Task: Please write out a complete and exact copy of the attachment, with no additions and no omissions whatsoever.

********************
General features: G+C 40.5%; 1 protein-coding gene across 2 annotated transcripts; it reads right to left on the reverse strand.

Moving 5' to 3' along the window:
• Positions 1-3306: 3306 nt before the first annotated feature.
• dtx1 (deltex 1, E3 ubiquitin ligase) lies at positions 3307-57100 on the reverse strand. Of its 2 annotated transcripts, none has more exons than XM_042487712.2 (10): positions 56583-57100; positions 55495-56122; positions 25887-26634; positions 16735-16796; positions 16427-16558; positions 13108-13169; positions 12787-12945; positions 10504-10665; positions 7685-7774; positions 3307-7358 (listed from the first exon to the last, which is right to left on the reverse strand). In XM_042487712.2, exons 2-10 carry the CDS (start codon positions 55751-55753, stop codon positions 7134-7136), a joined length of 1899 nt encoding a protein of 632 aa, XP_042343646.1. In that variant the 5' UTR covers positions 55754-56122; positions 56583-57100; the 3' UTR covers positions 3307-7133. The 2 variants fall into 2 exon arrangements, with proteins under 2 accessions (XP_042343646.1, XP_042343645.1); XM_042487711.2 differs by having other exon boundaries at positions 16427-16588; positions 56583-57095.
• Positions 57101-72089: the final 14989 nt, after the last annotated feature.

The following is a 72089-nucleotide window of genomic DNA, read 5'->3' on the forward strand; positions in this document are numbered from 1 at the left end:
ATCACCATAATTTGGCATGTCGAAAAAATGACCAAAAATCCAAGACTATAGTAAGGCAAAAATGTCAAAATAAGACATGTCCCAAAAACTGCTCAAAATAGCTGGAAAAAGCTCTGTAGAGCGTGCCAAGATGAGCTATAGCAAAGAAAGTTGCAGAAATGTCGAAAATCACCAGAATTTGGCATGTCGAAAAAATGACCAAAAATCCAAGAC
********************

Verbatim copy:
General features: G+C 40.5%; 1 protein-coding gene across 2 annotated transcripts; it reads right to left on the reverse strand.

Moving 5' to 3' along the window:
• Positions 1-3306: 3306 nt before the first annotated feature.
• dtx1 (deltex 1, E3 ubiquitin ligase) lies at positions 3307-57100 on the reverse strand. Of its 2 annotated transcripts, none has more exons than XM_042487712.2 (10): positions 56583-57100; positions 55495-56122; positions 25887-26634; positions 16735-16796; positions 16427-16558; positions 13108-13169; positions 12787-12945; positions 10504-10665; positions 7685-7774; positions 3307-7358 (listed from the first exon to the last, which is right to left on the reverse strand). In XM_042487712.2, exons 2-10 carry the CDS (start codon positions 55751-55753, stop codon positions 7134-7136), a joined length of 1899 nt encoding a protein of 632 aa, XP_042343646.1. In that variant the 5' UTR covers positions 55754-56122; positions 56583-57100; the 3' UTR covers positions 3307-7133. The 2 variants fall into 2 exon arrangements, with proteins under 2 accessions (XP_042343646.1, XP_042343645.1); XM_042487711.2 differs by having other exon boundaries at positions 16427-16588; positions 56583-57095.
• Positions 57101-72089: the final 14989 nt, after the last annotated feature.

The following is a 72089-nucleotide window of genomic DNA, read 5'->3' on the forward strand; positions in this document are numbered from 1 at the left end:
ATCACCATAATTTGGCATGTCGAAAAAATGACCAAAAATCCAAGACTATAGTAAGGCAAAAATGTCAAAATAAGACATGTCCCAAAAACTGCTCAAAATAGCTGGAAAAAGCTCTGTAGAGCGTGCCAAGATGAGCTATAGCAAAGAAAGTTGCAGAAATGTCGAAAATCACCAGAATTTGGCATGTCGAAAAAATGACCAAAAATCCAAGAC